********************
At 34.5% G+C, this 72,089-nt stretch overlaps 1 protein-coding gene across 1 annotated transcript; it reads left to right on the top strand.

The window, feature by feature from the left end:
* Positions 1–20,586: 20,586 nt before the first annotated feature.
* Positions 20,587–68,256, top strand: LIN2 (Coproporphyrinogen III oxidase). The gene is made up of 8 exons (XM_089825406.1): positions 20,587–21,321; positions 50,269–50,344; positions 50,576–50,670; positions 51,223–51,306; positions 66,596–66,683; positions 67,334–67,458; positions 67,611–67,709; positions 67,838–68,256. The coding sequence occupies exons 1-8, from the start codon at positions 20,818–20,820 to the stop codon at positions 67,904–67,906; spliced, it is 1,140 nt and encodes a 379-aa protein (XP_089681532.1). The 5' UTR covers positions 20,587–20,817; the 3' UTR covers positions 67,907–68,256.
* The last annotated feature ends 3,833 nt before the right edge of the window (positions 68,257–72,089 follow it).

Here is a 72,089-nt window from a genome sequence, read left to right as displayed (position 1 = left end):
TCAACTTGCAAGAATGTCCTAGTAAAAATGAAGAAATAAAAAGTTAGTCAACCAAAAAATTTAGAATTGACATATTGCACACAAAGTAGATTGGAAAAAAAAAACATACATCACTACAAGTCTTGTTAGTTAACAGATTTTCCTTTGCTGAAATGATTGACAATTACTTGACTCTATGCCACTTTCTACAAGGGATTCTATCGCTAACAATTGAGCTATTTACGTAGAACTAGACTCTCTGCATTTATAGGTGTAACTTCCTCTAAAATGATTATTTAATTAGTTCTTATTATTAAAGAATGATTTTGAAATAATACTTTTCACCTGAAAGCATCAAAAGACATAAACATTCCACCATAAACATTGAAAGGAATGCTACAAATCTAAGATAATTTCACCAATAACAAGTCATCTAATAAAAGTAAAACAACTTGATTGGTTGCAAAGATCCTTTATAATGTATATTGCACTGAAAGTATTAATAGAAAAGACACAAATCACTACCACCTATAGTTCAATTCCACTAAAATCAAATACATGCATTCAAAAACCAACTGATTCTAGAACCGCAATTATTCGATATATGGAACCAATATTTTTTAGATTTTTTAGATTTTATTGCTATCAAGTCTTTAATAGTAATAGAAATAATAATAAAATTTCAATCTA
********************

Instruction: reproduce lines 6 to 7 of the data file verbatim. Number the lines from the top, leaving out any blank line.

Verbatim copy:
Here is a 72,089-nt window from a genome sequence, read left to right as displayed (position 1 = left end):
TCAACTTGCAAGAATGTCCTAGTAAAAATGAAGAAATAAAAAGTTAGTCAACCAAAAAATTTAGAATTGACATATTGCACACAAAGTAGATTGGAAAAAAAAAACATACATCACTACAAGTCTTGTTAGTTAACAGATTTTCCTTTGCTGAAATGATTGACAATTACTTGACTCTATGCCACTTTCTACAAGGGATTCTATCGCTAACAATTGAGCTATTTACGTAGAACTAGACTCTCTGCATTTATAGGTGTAACTTCCTCTAAAATGATTATTTAATTAGTTCTTATTATTAAAGAATGATTTTGAAATAATACTTTTCACCTGAAAGCATCAAAAGACATAAACATTCCACCATAAACATTGAAAGGAATGCTACAAATCTAAGATAATTTCACCAATAACAAGTCATCTAATAAAAGTAAAACAACTTGATTGGTTGCAAAGATCCTTTATAATGTATATTGCACTGAAAGTATTAATAGAAAAGACACAAATCACTACCACCTATAGTTCAATTCCACTAAAATCAAATACATGCATTCAAAAACCAACTGATTCTAGAACCGCAATTATTCGATATATGGAACCAATATTTTTTAGATTTTTTAGATTTTATTGCTATCAAGTCTTTAATAGTAATAGAAATAATAATAAAATTTCAATCTA